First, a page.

The DNA encoding all life on Earth is made of four building blocks called nucleotides, commonly known as 'letters', that line up in pairs and twist into a double helix. Now, two groups of scientists are reporting for the first time that two new nucleotides can do the same thing - raising the possibility that entirely new proteins could be created for medical uses.
MicroRNA can serve as a 'decoder ring' for understanding complex biological processes, a team of New York University chemists has found. Their study points to a new method for decrypting the biological functions of enzymes and identifying those that drive diseases.
Lung cancer researchers have discovered a novel strategy to exploit apoptosis, a form of programmed cell death, for the treatment of lung cancer. The protein Bcl-2 is a known target for cancer treatment since it allows cancer cells to evade cell death via apoptosis.
Cell therapies require a purification step that isolates the desired cell types from contaminating cells. Normally cell surface receptors are used as markers to distinguish cell types, but undesired cell types also show these receptors, compromising purification. Evidence suggests microRNA may be a better marker. New biotechnology, miRNA switches, purifies different cell types based on miRNA markers at levels suggesting applicability to patient care.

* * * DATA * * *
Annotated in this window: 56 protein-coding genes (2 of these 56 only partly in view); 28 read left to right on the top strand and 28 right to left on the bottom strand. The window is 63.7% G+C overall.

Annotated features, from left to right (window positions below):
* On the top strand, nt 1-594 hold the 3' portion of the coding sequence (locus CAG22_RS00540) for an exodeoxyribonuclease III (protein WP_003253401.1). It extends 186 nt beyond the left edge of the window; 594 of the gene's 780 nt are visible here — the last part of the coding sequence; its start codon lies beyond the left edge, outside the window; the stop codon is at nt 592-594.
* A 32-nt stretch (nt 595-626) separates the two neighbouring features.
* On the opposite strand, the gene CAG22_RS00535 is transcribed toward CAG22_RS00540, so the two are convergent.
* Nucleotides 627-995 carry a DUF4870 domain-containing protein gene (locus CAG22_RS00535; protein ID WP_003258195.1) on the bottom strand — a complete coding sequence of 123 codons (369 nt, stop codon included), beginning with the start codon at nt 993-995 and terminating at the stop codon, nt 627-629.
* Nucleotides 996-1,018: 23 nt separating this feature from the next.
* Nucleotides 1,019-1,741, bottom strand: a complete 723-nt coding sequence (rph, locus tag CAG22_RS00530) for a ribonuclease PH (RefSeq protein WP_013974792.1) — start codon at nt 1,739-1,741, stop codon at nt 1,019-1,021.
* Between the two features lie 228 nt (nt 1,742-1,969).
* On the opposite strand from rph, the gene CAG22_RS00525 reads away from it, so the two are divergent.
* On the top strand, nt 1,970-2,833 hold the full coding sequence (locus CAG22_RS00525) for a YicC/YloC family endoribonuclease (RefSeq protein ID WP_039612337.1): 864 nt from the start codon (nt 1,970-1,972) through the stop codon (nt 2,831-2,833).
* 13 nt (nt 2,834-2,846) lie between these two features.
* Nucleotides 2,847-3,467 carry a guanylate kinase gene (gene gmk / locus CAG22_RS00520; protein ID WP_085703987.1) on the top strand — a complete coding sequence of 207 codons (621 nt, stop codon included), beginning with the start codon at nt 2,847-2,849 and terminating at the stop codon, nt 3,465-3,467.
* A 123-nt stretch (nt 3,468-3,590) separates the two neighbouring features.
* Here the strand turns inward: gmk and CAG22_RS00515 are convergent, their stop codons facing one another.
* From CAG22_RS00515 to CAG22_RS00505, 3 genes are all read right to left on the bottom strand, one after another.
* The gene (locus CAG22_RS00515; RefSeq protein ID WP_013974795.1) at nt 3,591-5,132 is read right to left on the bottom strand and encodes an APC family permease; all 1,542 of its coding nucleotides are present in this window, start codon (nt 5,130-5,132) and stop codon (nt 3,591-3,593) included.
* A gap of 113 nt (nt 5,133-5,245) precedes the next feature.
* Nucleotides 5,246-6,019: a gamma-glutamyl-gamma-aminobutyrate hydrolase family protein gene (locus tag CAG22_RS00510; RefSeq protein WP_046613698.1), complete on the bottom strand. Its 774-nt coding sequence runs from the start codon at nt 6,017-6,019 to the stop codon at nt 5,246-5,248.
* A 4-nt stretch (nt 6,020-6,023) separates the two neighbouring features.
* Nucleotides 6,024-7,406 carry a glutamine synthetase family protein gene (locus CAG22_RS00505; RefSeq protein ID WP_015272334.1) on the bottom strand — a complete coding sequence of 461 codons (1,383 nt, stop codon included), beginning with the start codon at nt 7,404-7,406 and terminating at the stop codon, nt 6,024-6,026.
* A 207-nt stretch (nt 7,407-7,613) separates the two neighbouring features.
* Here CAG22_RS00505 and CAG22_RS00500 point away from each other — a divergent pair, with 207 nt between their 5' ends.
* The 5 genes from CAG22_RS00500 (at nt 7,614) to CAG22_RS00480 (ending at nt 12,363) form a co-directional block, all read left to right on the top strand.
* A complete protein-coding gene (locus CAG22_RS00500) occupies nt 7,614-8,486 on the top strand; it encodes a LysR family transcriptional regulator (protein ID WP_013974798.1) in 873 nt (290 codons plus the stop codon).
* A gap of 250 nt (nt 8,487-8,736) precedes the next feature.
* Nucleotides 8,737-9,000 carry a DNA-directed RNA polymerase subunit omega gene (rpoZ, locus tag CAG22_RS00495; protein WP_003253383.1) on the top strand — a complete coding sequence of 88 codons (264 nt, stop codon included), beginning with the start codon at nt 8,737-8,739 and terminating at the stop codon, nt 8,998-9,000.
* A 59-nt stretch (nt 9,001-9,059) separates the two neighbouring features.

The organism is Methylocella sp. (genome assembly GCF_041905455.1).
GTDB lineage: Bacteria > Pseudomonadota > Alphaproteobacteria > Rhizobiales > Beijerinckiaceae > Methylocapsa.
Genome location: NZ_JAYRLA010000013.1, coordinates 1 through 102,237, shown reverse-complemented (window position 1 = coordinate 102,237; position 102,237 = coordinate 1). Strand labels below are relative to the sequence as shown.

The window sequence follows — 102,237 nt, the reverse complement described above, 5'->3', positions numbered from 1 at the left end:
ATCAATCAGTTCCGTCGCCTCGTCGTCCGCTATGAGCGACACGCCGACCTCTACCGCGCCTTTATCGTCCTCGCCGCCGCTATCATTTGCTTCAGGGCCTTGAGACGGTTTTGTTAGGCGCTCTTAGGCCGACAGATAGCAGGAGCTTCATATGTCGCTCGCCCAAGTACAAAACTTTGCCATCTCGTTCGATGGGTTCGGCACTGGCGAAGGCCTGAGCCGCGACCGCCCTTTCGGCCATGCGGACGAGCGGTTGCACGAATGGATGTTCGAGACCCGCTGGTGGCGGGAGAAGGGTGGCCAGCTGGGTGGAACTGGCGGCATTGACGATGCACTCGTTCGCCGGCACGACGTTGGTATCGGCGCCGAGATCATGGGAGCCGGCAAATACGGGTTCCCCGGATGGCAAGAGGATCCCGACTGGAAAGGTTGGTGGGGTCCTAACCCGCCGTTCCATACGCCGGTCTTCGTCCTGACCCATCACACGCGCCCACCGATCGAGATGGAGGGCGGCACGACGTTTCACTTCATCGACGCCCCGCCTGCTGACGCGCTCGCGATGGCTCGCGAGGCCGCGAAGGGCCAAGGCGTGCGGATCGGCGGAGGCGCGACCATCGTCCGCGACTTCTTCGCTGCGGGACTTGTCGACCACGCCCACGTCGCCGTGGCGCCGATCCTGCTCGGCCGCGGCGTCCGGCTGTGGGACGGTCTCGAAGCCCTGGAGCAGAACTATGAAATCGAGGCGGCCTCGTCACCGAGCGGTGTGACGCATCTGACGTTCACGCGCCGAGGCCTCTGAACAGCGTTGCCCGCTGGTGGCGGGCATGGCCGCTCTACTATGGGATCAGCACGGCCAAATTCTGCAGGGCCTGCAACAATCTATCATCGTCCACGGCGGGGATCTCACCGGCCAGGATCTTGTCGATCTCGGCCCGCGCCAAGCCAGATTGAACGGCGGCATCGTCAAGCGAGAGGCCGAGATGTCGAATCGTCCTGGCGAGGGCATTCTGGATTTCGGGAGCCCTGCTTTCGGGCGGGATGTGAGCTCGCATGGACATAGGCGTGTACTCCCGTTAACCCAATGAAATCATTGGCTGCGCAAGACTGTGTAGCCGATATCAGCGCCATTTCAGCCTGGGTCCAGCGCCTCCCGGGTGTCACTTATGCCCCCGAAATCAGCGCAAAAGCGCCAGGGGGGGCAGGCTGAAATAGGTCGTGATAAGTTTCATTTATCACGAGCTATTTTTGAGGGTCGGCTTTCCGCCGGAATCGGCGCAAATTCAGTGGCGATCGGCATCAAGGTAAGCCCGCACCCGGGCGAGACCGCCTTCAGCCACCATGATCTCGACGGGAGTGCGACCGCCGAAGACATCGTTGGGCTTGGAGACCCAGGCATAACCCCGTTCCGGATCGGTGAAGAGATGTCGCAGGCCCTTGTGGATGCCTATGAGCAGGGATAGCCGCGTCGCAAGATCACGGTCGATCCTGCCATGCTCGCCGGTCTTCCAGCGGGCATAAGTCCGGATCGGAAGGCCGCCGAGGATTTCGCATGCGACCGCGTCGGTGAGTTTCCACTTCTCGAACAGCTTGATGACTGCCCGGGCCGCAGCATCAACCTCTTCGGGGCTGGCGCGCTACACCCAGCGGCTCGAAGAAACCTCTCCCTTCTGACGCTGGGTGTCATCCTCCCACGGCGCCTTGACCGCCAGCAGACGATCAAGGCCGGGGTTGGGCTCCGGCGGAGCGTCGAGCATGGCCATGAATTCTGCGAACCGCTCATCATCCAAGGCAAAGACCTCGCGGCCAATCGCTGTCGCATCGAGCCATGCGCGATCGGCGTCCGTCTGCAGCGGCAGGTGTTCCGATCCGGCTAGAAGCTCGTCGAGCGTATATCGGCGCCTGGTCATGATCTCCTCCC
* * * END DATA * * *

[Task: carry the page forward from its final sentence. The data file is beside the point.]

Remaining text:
The world's first reference material to help ensure laboratories accurately 'map' DNA for genetic testing, medical diagnoses and future customized drug therapies is now available from the National Institute of Standards and Technology (NIST).
Researchers are pursuing a new concept in treatment of epithelial cancer, especially head and neck cancer, by using two promising 'analogs' of an old compound that was once studied as a potent anti-tumor agent, but long ago abandoned because it was too toxic.
Researchers successfully measured metabolic profiles, or the metabolomes, of different brain regions, and their findings could help better understand neurodegenerative diseases. The metabolome represents all or at least a large part of the metabolites in a given tissue, and thus, it gives a snapshot of its physiology.
Scientists have solved a long-standing mystery about methanogens, unique microorganisms that transform electricity and carbon dioxide into methane. They demonstrate for the first time how methanogens obtain electrons from solid surfaces. The discovery could help scientists design electrodes for microbial 'factories' that produce methane gas and other compounds sustainably.